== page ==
11. I am 8 weeks pregnant and I've decided that I don't want to work full-time during my pregnancy. I approached my manager about cutting back to part-time or contingent, but no positions are available. I applied for a contingent position in another department and I have an interview. I'm really nervous though because I don't know if I should disclose my pregnancy. I'm afraid that I won't be considered for the job if the manager knows that I'm pregnant. I don't have much nursing experience in this specialty and they would have to put a considerable amount of time into my orientation before I would be off on my own. Any thoughts on what you would do in this situation?
  12. HealthyRN

    I am begging for any type of input..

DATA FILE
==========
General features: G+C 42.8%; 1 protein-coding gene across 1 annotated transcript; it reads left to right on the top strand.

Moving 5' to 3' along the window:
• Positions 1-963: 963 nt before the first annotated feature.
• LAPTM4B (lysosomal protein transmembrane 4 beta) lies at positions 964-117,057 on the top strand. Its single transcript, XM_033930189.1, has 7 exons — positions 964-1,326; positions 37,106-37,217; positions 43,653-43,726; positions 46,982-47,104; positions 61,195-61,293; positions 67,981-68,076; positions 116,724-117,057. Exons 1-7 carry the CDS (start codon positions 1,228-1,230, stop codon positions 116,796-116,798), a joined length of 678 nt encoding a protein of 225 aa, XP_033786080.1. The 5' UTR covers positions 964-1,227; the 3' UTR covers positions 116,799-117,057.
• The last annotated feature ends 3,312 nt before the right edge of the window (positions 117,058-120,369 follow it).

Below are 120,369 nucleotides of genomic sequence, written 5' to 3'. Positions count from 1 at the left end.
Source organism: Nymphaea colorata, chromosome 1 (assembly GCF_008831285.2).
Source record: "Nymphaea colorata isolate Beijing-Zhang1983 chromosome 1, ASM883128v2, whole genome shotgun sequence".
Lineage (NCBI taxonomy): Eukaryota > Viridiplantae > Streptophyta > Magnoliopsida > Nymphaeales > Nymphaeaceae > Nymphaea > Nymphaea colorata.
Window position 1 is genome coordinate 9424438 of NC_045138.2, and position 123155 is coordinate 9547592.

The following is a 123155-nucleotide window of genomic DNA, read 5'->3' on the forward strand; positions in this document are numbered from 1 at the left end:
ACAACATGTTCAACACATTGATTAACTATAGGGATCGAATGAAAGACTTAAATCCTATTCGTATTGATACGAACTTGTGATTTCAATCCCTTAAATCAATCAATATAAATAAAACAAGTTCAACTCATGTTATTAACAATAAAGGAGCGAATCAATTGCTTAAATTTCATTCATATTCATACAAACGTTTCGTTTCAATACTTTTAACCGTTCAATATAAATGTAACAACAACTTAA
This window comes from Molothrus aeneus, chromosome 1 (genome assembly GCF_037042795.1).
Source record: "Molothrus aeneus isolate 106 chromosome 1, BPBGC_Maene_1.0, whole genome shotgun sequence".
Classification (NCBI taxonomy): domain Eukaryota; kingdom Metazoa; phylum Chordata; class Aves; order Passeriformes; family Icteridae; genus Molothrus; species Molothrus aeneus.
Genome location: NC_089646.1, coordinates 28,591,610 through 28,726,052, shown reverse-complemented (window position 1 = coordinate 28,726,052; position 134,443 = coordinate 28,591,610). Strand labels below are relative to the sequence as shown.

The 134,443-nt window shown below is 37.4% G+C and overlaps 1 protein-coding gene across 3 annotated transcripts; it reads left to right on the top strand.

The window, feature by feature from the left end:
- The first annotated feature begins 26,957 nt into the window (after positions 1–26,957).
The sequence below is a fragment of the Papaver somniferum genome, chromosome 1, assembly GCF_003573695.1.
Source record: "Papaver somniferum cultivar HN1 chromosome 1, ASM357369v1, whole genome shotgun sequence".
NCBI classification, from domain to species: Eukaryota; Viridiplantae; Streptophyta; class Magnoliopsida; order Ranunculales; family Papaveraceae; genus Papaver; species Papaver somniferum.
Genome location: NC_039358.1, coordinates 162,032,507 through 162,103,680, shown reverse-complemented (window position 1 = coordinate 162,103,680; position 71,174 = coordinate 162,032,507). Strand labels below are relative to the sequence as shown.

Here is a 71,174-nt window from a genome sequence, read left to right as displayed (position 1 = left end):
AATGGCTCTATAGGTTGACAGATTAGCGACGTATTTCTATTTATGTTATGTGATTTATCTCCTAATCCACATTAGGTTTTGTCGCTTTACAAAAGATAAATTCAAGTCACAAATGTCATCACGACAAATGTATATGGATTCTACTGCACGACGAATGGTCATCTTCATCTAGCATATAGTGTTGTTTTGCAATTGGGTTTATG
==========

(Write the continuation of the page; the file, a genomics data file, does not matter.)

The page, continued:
As another poster suggested, I think that it would be very useful for you to seek some career counseling. Most universities offer this kind of assistance for free. To provide more input for you, I would need to know more information. What attracts you to the field of PT? What about nursing and why CRNA specifically? How limited is your physical condition? Most hospital nursing positions are very physically demanding. If you are interested in becoming a CRNA, you would need a few years of ICU experience. In my opinion, the ICU is one of the most physically demanding nursing jobs because your patients are usually not able to offer any assistance in moving or repositioning and the nurse is providing all the care for the patient. As a bedside nurse, you will be on your feet for 12+ hours with few or no breaks in some cases. CRNAs may have less of a role in the physical aspects of nursing, but they are also on their feet for long hours and they may not be able to leave the OR at all for hours on end depending on what kind of a case they are working on. The stress levels can also be very high for CRNAs (and most other types of nursing as well). I can't truly speak to the amount of physical labor required in nursing versus PT. I do have a PT in the family and her job does not seem to require nearly the amount of demands that I experienced as a floor nurse. But it would all depend on the type of job. If you were a PT doing rehab for spinal cord injury patients, that may require a lot of physical demands, but not so much if you are doing PT for sports injuries. The same thing can be said of nursing. I now have a job that requires no patient care at all. But I will caution you that it usually takes at least a year of hospital nursing to obtain such a job. However, even within the hospital there are less physically demanding positions. There are many nurses out there that are working with physical limitations, so don't let that be the deal breaker. It really depends on you and how much you want this. I also struggled with career decisions when I was in college. Even now, if I could go back and do it all over, I don't know if I would choose nursing. I'm currently working on another degree to leave the nursing field altogether, but there are times that I am very grateful that I have the background that I do. You can do some things to help ensure that you are making the best decision at this point in your life. You can shadow several nurses and other healthcare professionals, volunteer, or even seek a paid position in healthcare as a nurse's aid. However, you will not know for sure until you are out there working as a nurse. It may make more sense for you to finish your degree in another field since you are already 3 years into college. You could then apply for an accelerated BSN program, ADN, or master's entry.